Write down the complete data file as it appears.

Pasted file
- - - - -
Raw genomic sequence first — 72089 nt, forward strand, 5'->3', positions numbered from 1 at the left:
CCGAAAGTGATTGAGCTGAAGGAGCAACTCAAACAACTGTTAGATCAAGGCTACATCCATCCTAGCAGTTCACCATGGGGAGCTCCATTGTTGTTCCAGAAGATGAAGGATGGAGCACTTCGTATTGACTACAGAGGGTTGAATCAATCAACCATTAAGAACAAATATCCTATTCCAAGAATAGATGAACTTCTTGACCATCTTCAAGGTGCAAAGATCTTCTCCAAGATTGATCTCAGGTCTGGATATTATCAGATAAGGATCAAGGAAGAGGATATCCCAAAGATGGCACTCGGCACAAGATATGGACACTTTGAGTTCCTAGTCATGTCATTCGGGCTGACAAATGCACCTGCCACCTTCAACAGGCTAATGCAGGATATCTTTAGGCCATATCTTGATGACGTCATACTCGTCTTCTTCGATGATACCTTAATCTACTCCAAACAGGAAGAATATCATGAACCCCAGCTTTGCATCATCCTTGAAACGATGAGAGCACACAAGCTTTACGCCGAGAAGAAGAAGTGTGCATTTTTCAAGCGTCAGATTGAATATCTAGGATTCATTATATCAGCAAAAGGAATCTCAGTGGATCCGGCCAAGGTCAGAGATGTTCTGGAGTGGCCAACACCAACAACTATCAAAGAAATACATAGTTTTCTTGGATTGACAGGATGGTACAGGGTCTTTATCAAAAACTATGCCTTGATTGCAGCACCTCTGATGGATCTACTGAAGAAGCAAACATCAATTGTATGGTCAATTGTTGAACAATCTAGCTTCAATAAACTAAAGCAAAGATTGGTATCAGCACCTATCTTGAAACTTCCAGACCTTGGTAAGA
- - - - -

Raw genomic sequence first — 72089 nt, forward strand, 5'->3', positions numbered from 1 at the left:
CCGAAAGTGATTGAGCTGAAGGAGCAACTCAAACAACTGTTAGATCAAGGCTACATCCATCCTAGCAGTTCACCATGGGGAGCTCCATTGTTGTTCCAGAAGATGAAGGATGGAGCACTTCGTATTGACTACAGAGGGTTGAATCAATCAACCATTAAGAACAAATATCCTATTCCAAGAATAGATGAACTTCTTGACCATCTTCAAGGTGCAAAGATCTTCTCCAAGATTGATCTCAGGTCTGGATATTATCAGATAAGGATCAAGGAAGAGGATATCCCAAAGATGGCACTCGGCACAAGATATGGACACTTTGAGTTCCTAGTCATGTCATTCGGGCTGACAAATGCACCTGCCACCTTCAACAGGCTAATGCAGGATATCTTTAGGCCATATCTTGATGACGTCATACTCGTCTTCTTCGATGATACCTTAATCTACTCCAAACAGGAAGAATATCATGAACCCCAGCTTTGCATCATCCTTGAAACGATGAGAGCACACAAGCTTTACGCCGAGAAGAAGAAGTGTGCATTTTTCAAGCGTCAGATTGAATATCTAGGATTCATTATATCAGCAAAAGGAATCTCAGTGGATCCGGCCAAGGTCAGAGATGTTCTGGAGTGGCCAACACCAACAACTATCAAAGAAATACATAGTTTTCTTGGATTGACAGGATGGTACAGGGTCTTTATCAAAAACTATGCCTTGATTGCAGCACCTCTGATGGATCTACTGAAGAAGCAAACATCAATTGTATGGTCAATTGTTGAACAATCTAGCTTCAATAAACTAAAGCAAAGATTGGTATCAGCACCTATCTTGAAACTTCCAGACCTTGGTAAGA